STEPHEN HOUSE QUITS AS POLICE CHIEF
Rebecca Gray, Reporter / Thursday 27 August 2015 / News
SIR Stephen House is to stand down early as Scotland’s most senior police officer.
Police Scotland Chief Constable made the announcement this morning after a spate of controversies surrounding the single force.
He will leave his post in three months time, the Herald understands.
Sir Stephen, who was previously the Chief Constable of Strathclyde Police, has been the target of a barrage of criticism in recent months.
He was expected to leave the position when his four year contract expired in September of next year.
The 57-year-old said recently said he was pleased with his record in charge of Police Scotland.
He said: “If, at the start of Police Scotland, people had said, ‘This is what you would achieve, this is where you would have got things wrong’, then, I would have taken where we are.”
However, he has come under increasing pressure in recent months over his handling of certain issues, including armed officers on patrol and Police Scotland’s stop and search policy.
Critics have also hit out at Sir Stephen over the death of Lamara Bell and John Yuill (pictured above) who lay in a crashed car for three days despite a call being made to police.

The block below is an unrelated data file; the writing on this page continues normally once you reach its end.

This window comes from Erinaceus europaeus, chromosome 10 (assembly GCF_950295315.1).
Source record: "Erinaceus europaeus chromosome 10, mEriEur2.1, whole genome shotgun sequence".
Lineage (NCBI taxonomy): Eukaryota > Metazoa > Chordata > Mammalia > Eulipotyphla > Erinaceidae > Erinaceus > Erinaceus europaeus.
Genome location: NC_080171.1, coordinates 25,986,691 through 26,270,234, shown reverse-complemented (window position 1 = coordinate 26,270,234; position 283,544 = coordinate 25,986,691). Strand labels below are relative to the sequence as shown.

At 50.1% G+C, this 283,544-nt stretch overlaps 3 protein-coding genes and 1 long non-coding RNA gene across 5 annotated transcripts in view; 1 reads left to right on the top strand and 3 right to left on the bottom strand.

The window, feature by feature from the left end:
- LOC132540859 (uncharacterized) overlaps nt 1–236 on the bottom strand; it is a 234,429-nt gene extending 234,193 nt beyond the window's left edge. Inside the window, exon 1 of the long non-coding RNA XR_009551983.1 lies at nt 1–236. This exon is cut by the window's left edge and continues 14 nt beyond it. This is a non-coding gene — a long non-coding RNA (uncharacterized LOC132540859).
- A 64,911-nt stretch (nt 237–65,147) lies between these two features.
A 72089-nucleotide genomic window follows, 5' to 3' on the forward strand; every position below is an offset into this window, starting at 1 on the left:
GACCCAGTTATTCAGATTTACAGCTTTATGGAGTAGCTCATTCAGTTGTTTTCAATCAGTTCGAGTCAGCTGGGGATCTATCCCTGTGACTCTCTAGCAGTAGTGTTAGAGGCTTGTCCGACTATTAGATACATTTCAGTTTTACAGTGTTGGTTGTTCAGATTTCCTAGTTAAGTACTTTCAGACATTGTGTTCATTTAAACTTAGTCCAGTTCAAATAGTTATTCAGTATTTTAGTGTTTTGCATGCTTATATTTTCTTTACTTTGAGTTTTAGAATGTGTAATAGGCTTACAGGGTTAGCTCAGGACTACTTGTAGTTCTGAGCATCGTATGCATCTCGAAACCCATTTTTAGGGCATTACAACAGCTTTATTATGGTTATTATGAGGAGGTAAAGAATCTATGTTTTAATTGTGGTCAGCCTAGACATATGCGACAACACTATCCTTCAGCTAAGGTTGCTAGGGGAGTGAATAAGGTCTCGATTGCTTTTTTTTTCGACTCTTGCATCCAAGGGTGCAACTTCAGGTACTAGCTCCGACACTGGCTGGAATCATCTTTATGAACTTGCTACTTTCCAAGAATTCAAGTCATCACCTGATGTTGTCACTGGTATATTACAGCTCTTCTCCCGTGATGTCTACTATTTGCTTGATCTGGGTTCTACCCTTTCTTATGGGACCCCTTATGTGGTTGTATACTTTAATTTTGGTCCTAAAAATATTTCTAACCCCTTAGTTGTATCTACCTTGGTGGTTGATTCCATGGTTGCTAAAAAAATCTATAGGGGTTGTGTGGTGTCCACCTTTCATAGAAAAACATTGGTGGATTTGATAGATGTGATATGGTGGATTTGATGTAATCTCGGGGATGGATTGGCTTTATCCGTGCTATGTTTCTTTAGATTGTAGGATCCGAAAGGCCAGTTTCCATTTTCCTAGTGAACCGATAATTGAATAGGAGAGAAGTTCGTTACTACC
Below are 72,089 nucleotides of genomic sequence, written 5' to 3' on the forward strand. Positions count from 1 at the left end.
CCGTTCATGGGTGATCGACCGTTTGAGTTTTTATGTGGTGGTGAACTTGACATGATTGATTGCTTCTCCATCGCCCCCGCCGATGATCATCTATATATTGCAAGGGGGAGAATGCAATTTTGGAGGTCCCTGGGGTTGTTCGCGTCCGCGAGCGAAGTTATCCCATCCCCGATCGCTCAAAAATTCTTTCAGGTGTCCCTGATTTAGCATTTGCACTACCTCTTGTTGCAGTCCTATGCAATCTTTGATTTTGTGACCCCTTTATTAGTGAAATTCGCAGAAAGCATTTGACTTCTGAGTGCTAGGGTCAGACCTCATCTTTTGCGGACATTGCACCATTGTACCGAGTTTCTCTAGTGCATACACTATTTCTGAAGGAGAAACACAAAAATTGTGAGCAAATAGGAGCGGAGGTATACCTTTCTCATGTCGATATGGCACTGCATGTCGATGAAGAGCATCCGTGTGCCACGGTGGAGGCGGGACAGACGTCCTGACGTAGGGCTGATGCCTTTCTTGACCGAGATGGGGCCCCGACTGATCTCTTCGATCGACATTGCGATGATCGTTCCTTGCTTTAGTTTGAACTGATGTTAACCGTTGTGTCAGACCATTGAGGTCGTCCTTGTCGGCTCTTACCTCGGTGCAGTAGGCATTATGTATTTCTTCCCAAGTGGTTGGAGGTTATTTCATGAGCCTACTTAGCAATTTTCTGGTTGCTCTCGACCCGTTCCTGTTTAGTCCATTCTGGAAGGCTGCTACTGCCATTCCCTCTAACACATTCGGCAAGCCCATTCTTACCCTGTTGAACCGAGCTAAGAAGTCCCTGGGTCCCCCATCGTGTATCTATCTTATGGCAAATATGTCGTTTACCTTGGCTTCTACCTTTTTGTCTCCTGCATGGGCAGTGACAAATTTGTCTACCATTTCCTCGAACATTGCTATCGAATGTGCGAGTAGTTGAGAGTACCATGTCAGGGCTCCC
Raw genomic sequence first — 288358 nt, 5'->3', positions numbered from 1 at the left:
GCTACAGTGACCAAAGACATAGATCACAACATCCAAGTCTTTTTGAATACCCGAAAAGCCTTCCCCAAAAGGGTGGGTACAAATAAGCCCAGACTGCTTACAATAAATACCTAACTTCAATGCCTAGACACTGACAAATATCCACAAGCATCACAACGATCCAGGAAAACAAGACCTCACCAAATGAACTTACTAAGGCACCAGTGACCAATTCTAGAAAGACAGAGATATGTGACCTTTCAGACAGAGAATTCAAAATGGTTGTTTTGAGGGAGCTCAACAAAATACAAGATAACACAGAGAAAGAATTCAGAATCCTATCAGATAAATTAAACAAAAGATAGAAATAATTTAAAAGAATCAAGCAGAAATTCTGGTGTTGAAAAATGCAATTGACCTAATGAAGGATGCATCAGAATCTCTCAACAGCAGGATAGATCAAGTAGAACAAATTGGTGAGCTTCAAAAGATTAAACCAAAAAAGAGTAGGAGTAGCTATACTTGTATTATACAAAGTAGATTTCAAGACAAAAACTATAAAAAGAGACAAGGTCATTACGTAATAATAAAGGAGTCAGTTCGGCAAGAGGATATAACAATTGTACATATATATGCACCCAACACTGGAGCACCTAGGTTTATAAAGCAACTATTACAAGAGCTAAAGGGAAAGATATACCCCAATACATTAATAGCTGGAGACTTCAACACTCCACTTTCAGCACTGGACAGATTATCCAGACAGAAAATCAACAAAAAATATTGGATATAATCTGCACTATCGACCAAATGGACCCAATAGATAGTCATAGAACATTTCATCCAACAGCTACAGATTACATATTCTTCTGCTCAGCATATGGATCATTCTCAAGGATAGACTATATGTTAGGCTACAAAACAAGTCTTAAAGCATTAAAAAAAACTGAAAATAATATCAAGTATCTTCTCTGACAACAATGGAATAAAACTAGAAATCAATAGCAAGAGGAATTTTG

Martin Bell, brother of M9 crash victim Lamara, reportedly said he was “over the moon” at Sir Stephen’s announcement.
There has also been controversy surrounding the death of Sheku Bayoh, from Fife, who died while in police custody.
The Bayoh’s family lawyer, Aamer Anwar, said:
“After a catalogue of disasters it had become inevitable that Stephen House would have to resign.
The Bayoh family takes no pleasure in the departure of Stephen House but believe they had a right to demand answers of him following the death in custody of Sheku Bayoh.
“In recent months Police Scotland appeared answerable to no one, accountable to no one and acted as our masters rather than public servants. That now needs to change.
“It is sad to see an individual who has devoted his whole life to policing and keeping our communities safe to have to depart in such a manner.
Ironically I suspect that in years to come the creation of Police Scotland will be seen as Mr House’s greatest achievement but for me as a campaigner and a lawyer, his delivery of zero tolerance on hate crime and domestic violence are perhaps his greatest achievements.”
Mr Anwar said Sir Stephen had become a “convenient scapegoat” for all the problems in Police Scotland.
He added: “It would be extremely dangerous if the Scottish Government now believe that the problems are resolved by the departure of the Chief Constable or if he is replaced by someone that does not instil confidence in police officers or the general public.”
Sir Stephen oversaw the amalgamation of Scotland’s eight regional police forces into the single national force.
Police Scotland, which marked its second anniversary, is the second largest in the UK.
During his time, he coordinated the policing of last year’s Commonwealth Games in Glasgow.
He made the announcement at the Scottish Police Authority board meeting in Stirling this morning.